The importance of studying hearing loss and balance deficit in relation to plastic changes within the dorsal cochlear nucleus
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28 November 2011
Presenter(s): Dr Martine Hamann
Time: 16:00 – 17:00
Location: NHBRU, Meeting Room 1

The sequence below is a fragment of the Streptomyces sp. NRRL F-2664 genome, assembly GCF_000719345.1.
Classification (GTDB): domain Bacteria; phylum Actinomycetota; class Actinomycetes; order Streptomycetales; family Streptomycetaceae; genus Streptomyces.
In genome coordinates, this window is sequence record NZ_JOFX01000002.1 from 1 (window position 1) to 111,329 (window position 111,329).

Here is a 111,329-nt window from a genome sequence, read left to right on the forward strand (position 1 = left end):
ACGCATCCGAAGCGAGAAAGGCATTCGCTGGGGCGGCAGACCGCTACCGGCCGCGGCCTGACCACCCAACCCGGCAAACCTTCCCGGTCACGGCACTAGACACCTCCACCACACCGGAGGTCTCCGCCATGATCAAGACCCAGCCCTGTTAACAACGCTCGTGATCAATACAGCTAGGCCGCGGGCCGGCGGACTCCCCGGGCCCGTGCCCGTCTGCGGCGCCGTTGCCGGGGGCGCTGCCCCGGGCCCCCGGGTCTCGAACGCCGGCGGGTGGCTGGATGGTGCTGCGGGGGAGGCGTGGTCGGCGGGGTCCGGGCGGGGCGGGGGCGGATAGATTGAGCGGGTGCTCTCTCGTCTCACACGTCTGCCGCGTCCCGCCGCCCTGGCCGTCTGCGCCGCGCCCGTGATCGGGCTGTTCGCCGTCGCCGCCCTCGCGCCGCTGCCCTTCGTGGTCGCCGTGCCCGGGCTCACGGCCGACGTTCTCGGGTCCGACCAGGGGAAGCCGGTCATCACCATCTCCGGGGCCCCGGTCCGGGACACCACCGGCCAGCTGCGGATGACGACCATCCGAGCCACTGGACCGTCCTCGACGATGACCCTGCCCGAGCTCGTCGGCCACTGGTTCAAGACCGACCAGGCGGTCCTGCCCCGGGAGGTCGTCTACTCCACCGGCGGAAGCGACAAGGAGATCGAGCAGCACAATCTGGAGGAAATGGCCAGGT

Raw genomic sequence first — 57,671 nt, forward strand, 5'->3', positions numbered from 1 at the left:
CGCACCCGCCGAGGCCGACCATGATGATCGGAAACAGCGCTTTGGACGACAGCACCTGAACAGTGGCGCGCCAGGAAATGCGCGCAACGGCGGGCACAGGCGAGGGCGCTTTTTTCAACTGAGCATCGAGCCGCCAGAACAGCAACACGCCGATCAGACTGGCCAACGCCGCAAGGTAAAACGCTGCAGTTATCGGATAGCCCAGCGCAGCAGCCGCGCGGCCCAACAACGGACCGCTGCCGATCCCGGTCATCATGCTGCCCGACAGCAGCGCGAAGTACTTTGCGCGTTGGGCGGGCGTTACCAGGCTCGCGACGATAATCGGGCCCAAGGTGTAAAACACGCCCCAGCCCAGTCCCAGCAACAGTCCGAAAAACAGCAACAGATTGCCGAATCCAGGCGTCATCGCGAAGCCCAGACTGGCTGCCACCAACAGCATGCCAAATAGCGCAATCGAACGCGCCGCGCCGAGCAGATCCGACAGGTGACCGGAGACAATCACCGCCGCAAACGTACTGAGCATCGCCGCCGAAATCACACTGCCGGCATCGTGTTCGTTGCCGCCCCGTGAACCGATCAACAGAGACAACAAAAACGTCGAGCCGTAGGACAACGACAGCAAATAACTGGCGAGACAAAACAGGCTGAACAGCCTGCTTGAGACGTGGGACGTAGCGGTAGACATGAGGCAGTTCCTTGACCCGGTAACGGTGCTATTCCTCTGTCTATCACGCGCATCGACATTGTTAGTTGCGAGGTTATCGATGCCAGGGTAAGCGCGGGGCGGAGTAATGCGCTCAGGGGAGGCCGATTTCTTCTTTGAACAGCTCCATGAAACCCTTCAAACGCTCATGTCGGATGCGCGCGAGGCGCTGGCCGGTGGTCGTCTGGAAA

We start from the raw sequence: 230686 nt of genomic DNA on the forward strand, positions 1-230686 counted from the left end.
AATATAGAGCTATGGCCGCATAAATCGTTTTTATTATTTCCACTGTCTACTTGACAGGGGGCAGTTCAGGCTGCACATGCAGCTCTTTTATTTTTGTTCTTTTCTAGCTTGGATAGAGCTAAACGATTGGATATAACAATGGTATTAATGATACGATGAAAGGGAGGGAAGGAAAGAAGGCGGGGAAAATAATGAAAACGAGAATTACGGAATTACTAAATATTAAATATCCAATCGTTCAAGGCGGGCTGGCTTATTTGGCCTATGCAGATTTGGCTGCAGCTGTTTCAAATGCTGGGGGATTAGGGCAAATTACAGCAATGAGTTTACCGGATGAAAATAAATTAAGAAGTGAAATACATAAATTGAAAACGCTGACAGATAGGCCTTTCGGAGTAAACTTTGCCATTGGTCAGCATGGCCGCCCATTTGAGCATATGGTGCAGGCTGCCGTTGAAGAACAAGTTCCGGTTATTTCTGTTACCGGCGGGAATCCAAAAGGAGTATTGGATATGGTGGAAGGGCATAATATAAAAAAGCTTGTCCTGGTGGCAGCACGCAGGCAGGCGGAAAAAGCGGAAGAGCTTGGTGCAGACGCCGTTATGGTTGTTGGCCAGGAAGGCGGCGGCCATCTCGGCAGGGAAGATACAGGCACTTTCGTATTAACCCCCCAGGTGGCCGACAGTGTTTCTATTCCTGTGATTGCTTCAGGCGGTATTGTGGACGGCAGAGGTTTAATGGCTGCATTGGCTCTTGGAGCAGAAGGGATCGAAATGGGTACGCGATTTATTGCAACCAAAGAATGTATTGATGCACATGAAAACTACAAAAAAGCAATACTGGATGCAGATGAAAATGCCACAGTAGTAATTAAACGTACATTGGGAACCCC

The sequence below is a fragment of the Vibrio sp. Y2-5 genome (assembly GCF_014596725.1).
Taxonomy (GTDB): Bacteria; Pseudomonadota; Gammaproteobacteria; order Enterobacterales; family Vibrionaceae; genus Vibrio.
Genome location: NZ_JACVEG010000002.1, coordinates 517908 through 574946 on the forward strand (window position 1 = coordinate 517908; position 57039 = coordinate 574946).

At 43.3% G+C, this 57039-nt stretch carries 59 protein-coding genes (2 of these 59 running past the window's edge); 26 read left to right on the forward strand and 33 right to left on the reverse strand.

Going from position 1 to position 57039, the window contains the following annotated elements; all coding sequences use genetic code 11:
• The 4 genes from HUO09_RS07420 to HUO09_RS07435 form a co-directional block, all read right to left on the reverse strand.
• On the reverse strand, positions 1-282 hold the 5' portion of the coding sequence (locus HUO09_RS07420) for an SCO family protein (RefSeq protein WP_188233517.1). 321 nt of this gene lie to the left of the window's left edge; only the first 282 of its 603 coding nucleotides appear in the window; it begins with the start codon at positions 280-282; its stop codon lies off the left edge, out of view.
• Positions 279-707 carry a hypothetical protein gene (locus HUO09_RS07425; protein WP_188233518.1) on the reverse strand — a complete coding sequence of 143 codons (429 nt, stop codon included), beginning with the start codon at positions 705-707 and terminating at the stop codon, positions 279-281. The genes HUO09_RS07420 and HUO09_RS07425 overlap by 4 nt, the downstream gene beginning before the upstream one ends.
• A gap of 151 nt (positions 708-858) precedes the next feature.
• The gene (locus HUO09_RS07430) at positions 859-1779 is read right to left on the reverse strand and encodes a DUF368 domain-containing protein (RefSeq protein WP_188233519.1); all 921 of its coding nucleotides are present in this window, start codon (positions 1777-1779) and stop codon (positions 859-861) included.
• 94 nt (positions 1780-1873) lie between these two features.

A fundamental property of the brain is plasticity to allow the brain to learn and remember sensory experiences. Plastic changes can consist of changes in the intrinsic excitability of the neurones or of alterations in synaptic strength or connectivity. The dorsal cochlear nucleus is a site of convergence of auditory and non-auditory inputs in the auditory brainstem. Here we show that prolonged exposure to loud single tones or to trans-cranial vibrations trigger hearing loss and balance deficit respectively. Our studies show that exposure to those two stimuli differentially affect the excitability and synaptic plasticity in the dorsal cochlear nucleus. Plastic changes within the dorsal cochlear nucleus can therefore be mechanistically uncoupled and be used to “fingerprint” previous experiences. Unravelling mechanisms behind those plastic changes might be particularly relevant and allow for manipulations that can delay or stop the progression of the deficits.